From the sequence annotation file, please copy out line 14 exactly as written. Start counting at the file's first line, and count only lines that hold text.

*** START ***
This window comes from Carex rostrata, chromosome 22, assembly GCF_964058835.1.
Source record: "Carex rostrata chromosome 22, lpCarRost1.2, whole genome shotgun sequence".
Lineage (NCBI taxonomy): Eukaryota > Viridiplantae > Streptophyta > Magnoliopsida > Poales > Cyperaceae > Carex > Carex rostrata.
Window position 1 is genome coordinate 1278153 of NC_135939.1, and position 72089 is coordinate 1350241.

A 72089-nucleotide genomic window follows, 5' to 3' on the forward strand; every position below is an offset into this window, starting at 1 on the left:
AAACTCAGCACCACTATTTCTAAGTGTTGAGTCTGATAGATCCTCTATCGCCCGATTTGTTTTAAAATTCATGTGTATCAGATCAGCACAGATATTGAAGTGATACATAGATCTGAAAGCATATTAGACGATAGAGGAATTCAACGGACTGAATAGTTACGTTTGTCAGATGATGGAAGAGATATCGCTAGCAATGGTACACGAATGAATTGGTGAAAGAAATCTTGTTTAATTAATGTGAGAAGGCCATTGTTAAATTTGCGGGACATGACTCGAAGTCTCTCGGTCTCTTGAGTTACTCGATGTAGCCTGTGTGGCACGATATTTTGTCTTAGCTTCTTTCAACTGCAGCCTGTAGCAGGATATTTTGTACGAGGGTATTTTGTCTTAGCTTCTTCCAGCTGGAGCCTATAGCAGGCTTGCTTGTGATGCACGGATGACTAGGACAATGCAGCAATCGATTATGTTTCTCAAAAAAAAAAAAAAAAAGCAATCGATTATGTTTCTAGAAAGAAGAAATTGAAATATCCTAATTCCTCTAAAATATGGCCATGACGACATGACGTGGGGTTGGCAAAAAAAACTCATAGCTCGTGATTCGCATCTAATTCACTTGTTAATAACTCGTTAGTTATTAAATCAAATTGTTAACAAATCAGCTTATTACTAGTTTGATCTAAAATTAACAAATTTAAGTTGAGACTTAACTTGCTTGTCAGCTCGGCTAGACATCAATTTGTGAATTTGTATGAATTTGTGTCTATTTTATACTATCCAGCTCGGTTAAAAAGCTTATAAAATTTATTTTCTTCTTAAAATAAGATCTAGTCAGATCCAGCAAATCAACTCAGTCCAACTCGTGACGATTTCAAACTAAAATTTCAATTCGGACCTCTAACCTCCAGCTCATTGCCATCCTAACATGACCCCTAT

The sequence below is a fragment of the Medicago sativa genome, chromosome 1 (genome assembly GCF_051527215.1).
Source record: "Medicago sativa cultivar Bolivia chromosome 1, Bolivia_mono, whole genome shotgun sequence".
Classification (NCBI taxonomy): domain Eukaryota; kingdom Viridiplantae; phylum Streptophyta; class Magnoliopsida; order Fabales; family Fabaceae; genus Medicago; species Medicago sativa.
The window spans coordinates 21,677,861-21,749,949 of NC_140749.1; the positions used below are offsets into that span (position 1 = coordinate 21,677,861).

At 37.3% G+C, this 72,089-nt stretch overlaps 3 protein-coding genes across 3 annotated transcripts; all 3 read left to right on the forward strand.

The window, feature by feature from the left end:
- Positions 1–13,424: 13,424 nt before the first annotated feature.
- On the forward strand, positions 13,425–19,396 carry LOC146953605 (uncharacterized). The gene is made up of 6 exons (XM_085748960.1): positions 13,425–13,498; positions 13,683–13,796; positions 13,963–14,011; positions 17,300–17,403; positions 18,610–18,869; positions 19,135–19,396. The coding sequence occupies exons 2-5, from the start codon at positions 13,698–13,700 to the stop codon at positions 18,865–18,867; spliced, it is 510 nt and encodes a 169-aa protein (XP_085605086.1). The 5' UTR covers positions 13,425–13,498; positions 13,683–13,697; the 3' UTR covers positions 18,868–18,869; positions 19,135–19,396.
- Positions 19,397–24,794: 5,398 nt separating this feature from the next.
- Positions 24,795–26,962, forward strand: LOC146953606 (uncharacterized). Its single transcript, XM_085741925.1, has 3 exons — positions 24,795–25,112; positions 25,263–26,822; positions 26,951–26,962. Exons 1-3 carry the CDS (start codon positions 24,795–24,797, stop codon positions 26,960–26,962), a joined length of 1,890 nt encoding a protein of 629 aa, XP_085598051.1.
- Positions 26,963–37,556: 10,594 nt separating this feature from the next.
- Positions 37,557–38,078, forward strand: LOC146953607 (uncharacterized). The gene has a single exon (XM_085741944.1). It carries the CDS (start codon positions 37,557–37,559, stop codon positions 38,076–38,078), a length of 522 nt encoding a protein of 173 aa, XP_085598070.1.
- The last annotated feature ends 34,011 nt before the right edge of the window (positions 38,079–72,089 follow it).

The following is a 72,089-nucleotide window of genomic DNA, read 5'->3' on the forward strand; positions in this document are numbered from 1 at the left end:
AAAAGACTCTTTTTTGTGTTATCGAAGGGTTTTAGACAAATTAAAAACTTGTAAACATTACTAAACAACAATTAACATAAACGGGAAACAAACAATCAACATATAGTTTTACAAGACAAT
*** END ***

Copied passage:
- On the forward strand, positions 13,425–19,396 carry LOC146953605 (uncharacterized). The gene is made up of 6 exons (XM_085748960.1): positions 13,425–13,498; positions 13,683–13,796; positions 13,963–14,011; positions 17,300–17,403; positions 18,610–18,869; positions 19,135–19,396. The coding sequence occupies exons 2-5, from the start codon at positions 13,698–13,700 to the stop codon at positions 18,865–18,867; spliced, it is 510 nt and encodes a 169-aa protein (XP_085605086.1). The 5' UTR covers positions 13,425–13,498; positions 13,683–13,697; the 3' UTR covers positions 18,868–18,869; positions 19,135–19,396.